Wednesday, June 3, 2009

Fuel price increase on hold

The government has paid GH¢7 million to the National Petroleum Authority (NPA) to absorb projected increases in fuel prices for the period May 15 to May 31, this year.It is also in the process of paying another GH¢10 million to cover under-recoveries accumulated since the last price adjustment and forestall any panic on the market.This is in addition to GH¢145 million ($I06 million) the government had paid to the regulatory body to reduce the debt inherited from past subsidies in prices.Reacting to speculations over imminent rice hikes which hit the fuel market this week, leading to some panic buying and rumours of shortage, the Deputy Minister of Energy, Dr Kwabena Donkor, said rue subsidies would not be a permanent feature of the government.He said there ought to be other option because in a cost-and-benefit analysis of the absorption of increases in fuel prices the funds being expended in cushioning fuel increases could be used in providing infrastructure for schools and other social services.He said even if the country had the resources, that option was not the best adding, however, that the current intention to absorb prices was within the context of the inefficient pricing formula being used currently to peg levies and taxes on fuel.He said while the government endeavoured to fix the inefficiency in the pricing formula to keep prices low, it was needful to cushion the public, particularly the vulnerable.He said to make up for the funds being used in under-recoveries of fuel levies, the government was pursuing a number of options, including the fixed contract agreements with oil producing countries, steps to clear the inherited arrears of past under-recoveries and the directive to the NPA to take a second look at the pricing formula to weed out any inefficiency.In addition, the ban on the importation of old cars or cars that had been used for more than 10 years which had poor efficiency in fuel consumption was going to be enforced, along with other measures, to ensure more efficient use of fuel in the county.The minister said proposals had also been made for a mass railway transportation system for the capital as another of the initiatives to lessen dependence on fossil fuels in the country as well as the full implementation of the mass transportation project.Dr Donkor said if the Tema Oil Refinery (TOR) Debt Recovery Levy had in the past been applied for the purposes for which it was established, the principal and interest would have been fully paid by the end of last year.The government was, therefore, taking steps to ensure that the levy was applied as required under the enabling legislation.He reiterated the government’s commitment to recoup any payments made in the absorption of fuel prices by an efficient tax system and expanding the tax bracket so that all would contribute and reduce the tax burden on only a few.Dispelling rumours that the country had run out of stocks of crude, Dr Donkor said those peddling the rumours failed to realise that the ball game had changed in the energy sector.He said the situation now was that bulk oil distributors apart from TOR, had stocks with enough gas oil stocks in Buipe for the whole of the northern sector.He said with the decentralised distribution system, other individual bulk oil storage distributors were being relied on instead of relying solely on TOR as was the case in the past.Meanwhile, consultations between the government and other stakeholders are still ongoing for the government to decide on whether to absorb fuel price increases or not.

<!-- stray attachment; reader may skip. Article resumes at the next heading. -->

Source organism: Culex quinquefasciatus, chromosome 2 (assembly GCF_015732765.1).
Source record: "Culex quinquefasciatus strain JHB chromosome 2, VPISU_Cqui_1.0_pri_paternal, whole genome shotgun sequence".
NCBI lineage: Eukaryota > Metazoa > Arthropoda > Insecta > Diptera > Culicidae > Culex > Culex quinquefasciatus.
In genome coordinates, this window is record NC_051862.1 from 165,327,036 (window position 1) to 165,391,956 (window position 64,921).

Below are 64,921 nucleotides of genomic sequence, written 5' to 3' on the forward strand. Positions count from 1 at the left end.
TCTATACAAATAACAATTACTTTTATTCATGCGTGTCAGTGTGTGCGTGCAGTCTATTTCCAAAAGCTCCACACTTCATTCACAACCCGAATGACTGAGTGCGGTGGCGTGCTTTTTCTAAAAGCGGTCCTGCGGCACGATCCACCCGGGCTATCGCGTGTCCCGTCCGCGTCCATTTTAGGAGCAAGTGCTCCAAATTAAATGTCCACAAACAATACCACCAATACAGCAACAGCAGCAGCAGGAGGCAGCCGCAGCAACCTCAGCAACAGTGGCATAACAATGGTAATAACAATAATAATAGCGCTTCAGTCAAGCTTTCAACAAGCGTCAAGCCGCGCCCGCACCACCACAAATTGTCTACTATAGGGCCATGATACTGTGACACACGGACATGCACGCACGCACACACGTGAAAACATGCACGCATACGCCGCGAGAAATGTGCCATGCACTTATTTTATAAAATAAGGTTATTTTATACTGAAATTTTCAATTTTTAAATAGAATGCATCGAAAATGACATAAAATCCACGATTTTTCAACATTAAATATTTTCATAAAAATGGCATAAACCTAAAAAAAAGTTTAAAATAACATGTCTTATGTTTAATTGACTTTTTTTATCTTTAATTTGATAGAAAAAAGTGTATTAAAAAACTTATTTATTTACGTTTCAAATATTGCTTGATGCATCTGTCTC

Source:Daily Graphic

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